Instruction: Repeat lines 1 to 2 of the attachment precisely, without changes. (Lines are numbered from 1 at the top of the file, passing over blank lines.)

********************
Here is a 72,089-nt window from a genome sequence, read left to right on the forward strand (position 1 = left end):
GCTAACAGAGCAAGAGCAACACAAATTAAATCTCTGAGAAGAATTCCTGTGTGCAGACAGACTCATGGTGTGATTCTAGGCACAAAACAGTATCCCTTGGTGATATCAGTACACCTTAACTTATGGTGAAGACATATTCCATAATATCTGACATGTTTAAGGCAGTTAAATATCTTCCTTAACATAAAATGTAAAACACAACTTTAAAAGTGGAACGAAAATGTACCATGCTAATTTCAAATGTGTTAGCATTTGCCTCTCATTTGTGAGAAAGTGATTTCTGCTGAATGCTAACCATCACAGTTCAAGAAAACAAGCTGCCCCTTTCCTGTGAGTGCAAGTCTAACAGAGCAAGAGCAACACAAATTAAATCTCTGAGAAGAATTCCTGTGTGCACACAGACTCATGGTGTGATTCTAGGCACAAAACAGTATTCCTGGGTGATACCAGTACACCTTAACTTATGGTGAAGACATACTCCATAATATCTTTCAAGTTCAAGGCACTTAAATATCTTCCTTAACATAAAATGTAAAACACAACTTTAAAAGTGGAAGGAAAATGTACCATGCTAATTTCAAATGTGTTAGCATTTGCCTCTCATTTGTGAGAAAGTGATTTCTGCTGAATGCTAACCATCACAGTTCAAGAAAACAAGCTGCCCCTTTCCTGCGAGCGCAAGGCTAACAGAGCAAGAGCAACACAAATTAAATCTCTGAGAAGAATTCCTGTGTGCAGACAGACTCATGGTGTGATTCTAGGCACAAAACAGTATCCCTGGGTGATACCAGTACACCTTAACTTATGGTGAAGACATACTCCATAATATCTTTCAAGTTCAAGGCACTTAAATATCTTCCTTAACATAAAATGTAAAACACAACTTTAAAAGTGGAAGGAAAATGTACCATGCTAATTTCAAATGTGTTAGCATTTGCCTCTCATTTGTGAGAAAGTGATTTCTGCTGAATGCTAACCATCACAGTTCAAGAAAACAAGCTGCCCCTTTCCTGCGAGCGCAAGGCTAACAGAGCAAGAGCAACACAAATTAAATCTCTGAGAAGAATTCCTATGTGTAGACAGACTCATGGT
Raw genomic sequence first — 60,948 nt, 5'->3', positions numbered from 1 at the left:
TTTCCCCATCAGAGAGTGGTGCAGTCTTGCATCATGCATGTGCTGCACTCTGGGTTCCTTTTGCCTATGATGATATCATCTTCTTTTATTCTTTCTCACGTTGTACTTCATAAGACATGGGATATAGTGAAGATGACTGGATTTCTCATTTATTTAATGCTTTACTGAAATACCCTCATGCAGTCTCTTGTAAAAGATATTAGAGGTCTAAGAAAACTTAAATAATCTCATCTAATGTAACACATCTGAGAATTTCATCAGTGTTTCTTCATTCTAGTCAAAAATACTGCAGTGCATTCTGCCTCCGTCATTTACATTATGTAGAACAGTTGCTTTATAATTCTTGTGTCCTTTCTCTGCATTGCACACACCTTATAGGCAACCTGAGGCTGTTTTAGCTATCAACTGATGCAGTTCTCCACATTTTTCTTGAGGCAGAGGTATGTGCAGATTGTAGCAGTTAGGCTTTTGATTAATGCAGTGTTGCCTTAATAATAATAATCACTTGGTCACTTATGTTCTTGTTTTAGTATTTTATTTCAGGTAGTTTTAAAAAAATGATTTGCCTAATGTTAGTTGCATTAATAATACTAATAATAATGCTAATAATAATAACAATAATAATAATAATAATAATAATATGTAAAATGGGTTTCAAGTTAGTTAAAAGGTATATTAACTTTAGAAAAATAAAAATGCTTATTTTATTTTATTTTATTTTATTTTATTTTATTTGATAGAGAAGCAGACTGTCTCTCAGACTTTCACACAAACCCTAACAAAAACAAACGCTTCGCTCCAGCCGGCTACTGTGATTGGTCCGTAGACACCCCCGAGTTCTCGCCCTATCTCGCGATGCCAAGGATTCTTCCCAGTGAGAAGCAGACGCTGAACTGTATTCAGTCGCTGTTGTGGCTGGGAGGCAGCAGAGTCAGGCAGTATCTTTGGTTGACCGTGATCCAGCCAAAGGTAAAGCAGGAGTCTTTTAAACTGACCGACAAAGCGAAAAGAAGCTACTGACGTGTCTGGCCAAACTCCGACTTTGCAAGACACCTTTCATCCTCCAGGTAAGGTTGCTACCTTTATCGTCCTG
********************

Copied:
Here is a 72,089-nt window from a genome sequence, read left to right on the forward strand (position 1 = left end):
GCTAACAGAGCAAGAGCAACACAAATTAAATCTCTGAGAAGAATTCCTGTGTGCAGACAGACTCATGGTGTGATTCTAGGCACAAAACAGTATCCCTTGGTGATATCAGTACACCTTAACTTATGGTGAAGACATATTCCATAATATCTGACATGTTTAAGGCAGTTAAATATCTTCCTTAACATAAAATGTAAAACACAACTTTAAAAGTGGAACGAAAATGTACCATGCTAATTTCAAATGTGTTAGCATTTGCCTCTCATTTGTGAGAAAGTGATTTCTGCTGAATGCTAACCATCACAGTTCAAGAAAACAAGCTGCCCCTTTCCTGTGAGTGCAAGTCTAACAGAGCAAGAGCAACACAAATTAAATCTCTGAGAAGAATTCCTGTGTGCACACAGACTCATGGTGTGATTCTAGGCACAAAACAGTATTCCTGGGTGATACCAGTACACCTTAACTTATGGTGAAGACATACTCCATAATATCTTTCAAGTTCAAGGCACTTAAATATCTTCCTTAACATAAAATGTAAAACACAACTTTAAAAGTGGAAGGAAAATGTACCATGCTAATTTCAAATGTGTTAGCATTTGCCTCTCATTTGTGAGAAAGTGATTTCTGCTGAATGCTAACCATCACAGTTCAAGAAAACAAGCTGCCCCTTTCCTGCGAGCGCAAGGCTAACAGAGCAAGAGCAACACAAATTAAATCTCTGAGAAGAATTCCTGTGTGCAGACAGACTCATGGTGTGATTCTAGGCACAAAACAGTATCCCTGGGTGATACCAGTACACCTTAACTTATGGTGAAGACATACTCCATAATATCTTTCAAGTTCAAGGCACTTAAATATCTTCCTTAACATAAAATGTAAAACACAACTTTAAAAGTGGAAGGAAAATGTACCATGCTAATTTCAAATGTGTTAGCATTTGCCTCTCATTTGTGAGAAAGTGATTTCTGCTGAATGCTAACCATCACAGTTCAAGAAAACAAGCTGCCCCTTTCCTGCGAGCGCAAGGCTAACAGAGCAAGAGCAACACAAATTAAATCTCTGAGAAGAATTCCTATGTGTAGACAGACTCATGGT